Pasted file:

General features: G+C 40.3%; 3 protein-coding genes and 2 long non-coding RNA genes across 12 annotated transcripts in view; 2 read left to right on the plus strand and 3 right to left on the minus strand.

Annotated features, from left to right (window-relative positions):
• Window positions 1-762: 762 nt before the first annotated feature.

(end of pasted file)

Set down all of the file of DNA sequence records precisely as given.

General features: G+C 40.3%; 3 protein-coding genes and 2 long non-coding RNA genes across 12 annotated transcripts in view; 2 read left to right on the plus strand and 3 right to left on the minus strand.

Annotated features, from left to right (window-relative positions):
• Window positions 1-762: 762 nt before the first annotated feature.